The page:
His father, Herm Edwards Sr., was a Master Sergeant in the U.S. Army for 22 years. He met the woman he’d marry, a German woman named Martha, on a base in Germany shortly after World War II ended.

They were not welcomed when they moved to Fort Monmouth, New Jersey, where their son was born in 1954. They were harangued by both Black and white folks.

Some white folks were racist toward them, while some Black folks were xenophobic toward Martha for having the audacity to marry whom she loved.

In 1960, the family moved to Seaside, New Jersey, and found themselves unwelcome there, too. A petition was passed around among their neighbors asking their real-estate agent not to sell the Edwardses their home.

When the family moved to Fort Ord in California, they found the climate a bit more amenable, but not so much so that schools had desegregated. Indeed, Edwards was one of the first Black students bused across town in Berkeley schools in 1968.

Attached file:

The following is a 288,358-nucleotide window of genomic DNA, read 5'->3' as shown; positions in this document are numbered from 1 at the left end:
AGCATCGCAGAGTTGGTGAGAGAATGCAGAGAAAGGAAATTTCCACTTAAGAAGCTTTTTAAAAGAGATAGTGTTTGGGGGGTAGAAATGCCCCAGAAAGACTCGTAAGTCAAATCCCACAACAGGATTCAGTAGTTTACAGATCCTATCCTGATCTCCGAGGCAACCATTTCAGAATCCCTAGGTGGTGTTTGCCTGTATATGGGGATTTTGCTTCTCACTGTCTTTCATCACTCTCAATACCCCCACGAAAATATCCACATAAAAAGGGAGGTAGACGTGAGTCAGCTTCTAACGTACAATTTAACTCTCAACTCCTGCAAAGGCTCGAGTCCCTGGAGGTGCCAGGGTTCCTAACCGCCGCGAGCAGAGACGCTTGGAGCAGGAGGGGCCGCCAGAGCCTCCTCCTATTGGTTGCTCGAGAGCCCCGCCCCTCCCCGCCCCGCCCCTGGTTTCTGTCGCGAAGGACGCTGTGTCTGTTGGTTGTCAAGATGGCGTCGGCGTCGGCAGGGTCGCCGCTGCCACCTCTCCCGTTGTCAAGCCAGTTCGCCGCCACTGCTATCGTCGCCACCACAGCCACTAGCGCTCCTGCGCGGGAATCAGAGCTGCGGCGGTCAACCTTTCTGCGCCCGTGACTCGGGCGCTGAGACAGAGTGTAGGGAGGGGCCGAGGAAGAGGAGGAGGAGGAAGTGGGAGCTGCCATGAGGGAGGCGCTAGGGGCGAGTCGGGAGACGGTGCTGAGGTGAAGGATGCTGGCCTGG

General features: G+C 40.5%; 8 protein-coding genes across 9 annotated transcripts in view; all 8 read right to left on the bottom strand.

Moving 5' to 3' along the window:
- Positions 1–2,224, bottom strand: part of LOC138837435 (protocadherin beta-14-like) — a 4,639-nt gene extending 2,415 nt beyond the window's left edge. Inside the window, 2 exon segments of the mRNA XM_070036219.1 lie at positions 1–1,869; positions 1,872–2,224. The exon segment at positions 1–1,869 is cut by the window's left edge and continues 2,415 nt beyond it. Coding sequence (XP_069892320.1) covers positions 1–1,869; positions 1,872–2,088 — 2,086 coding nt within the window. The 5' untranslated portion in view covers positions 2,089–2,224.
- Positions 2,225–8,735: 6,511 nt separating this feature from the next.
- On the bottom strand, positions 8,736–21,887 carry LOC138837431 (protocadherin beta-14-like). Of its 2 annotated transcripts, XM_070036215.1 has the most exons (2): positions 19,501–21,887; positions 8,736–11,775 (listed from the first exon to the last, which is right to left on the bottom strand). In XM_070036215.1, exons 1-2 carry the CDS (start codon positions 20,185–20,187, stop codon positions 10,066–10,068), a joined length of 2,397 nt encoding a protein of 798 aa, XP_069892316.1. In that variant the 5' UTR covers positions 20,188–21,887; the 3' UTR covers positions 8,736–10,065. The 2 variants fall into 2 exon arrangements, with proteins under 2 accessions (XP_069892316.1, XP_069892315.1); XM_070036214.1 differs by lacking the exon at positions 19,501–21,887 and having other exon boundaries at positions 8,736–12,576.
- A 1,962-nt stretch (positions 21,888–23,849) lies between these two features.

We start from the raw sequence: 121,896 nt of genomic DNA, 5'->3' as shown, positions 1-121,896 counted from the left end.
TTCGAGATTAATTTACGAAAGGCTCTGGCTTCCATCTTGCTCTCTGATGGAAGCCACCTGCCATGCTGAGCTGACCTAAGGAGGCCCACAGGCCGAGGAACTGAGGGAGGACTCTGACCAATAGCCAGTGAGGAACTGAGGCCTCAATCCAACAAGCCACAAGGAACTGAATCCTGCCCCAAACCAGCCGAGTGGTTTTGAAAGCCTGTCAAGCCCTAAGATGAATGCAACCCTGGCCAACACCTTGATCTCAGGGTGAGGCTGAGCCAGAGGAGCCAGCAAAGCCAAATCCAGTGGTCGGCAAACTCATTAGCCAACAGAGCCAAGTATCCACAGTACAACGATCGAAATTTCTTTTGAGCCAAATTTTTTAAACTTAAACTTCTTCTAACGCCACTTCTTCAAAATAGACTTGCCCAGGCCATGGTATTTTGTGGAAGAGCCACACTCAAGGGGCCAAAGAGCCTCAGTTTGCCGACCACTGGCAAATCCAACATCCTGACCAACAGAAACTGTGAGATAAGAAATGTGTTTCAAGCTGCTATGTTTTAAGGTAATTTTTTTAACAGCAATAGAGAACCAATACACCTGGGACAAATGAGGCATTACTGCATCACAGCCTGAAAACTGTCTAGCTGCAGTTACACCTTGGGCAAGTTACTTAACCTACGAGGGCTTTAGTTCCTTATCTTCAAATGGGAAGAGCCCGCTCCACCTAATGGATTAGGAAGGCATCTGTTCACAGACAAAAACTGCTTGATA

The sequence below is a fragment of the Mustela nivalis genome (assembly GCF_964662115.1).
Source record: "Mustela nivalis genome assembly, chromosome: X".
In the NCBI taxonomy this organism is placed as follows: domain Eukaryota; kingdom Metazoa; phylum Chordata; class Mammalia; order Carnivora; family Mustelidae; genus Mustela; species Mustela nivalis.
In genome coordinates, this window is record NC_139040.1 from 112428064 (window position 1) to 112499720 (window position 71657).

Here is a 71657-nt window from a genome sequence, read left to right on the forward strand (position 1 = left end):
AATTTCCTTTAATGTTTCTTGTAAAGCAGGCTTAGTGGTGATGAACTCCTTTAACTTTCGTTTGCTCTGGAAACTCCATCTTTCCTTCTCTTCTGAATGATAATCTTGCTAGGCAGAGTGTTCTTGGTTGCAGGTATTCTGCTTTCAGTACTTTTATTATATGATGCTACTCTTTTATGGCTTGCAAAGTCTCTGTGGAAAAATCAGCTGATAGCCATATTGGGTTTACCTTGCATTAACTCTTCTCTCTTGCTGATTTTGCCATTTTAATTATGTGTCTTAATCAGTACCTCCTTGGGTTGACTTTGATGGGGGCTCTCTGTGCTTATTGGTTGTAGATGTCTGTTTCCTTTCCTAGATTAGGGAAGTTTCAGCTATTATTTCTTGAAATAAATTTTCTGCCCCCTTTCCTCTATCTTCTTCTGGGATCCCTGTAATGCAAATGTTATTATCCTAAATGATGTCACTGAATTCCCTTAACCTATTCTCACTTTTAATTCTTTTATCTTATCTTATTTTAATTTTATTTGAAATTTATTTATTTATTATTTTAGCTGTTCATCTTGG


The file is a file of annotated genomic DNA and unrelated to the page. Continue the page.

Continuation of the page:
Even as an adult and an NFL pro, Herm Edwards, perhaps most famous as a player for the "Miracle at the Meadowlands," was once refused entry into a nightclub in what became his hometown because he is Black.

Long before he became a coach, Edwards (at right, covering Steelers receiver John Stallworth) was a standout defensive back for the Eagles. (Photo by Focus on Sport/Getty Images)

Since then, he has become one of the select few Black men who have been head coaches at the NFL and FBS levels. Edwards also enjoyed a fruitful stint as one of ESPN’s most beloved analysts.